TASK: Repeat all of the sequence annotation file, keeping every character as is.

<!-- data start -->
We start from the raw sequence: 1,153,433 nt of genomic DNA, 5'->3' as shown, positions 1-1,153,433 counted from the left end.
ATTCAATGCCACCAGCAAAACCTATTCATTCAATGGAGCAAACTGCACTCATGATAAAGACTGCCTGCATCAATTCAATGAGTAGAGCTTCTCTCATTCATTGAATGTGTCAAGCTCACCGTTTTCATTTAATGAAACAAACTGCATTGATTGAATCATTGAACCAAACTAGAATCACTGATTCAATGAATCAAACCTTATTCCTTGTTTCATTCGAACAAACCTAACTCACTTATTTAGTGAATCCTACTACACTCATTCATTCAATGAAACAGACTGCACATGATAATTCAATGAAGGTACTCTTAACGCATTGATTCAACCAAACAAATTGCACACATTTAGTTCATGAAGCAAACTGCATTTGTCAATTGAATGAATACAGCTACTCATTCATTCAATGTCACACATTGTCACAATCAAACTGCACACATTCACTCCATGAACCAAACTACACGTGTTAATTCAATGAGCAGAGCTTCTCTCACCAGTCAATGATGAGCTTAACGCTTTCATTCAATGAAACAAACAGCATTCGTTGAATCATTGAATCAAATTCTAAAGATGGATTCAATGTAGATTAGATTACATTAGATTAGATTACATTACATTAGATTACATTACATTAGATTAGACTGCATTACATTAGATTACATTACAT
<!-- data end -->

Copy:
We start from the raw sequence: 1,153,433 nt of genomic DNA, 5'->3' as shown, positions 1-1,153,433 counted from the left end.
ATTCAATGCCACCAGCAAAACCTATTCATTCAATGGAGCAAACTGCACTCATGATAAAGACTGCCTGCATCAATTCAATGAGTAGAGCTTCTCTCATTCATTGAATGTGTCAAGCTCACCGTTTTCATTTAATGAAACAAACTGCATTGATTGAATCATTGAACCAAACTAGAATCACTGATTCAATGAATCAAACCTTATTCCTTGTTTCATTCGAACAAACCTAACTCACTTATTTAGTGAATCCTACTACACTCATTCATTCAATGAAACAGACTGCACATGATAATTCAATGAAGGTACTCTTAACGCATTGATTCAACCAAACAAATTGCACACATTTAGTTCATGAAGCAAACTGCATTTGTCAATTGAATGAATACAGCTACTCATTCATTCAATGTCACACATTGTCACAATCAAACTGCACACATTCACTCCATGAACCAAACTACACGTGTTAATTCAATGAGCAGAGCTTCTCTCACCAGTCAATGATGAGCTTAACGCTTTCATTCAATGAAACAAACAGCATTCGTTGAATCATTGAATCAAATTCTAAAGATGGATTCAATGTAGATTAGATTACATTAGATTAGATTACATTACATTAGATTACATTACATTAGATTAGACTGCATTACATTAGATTACATTACAT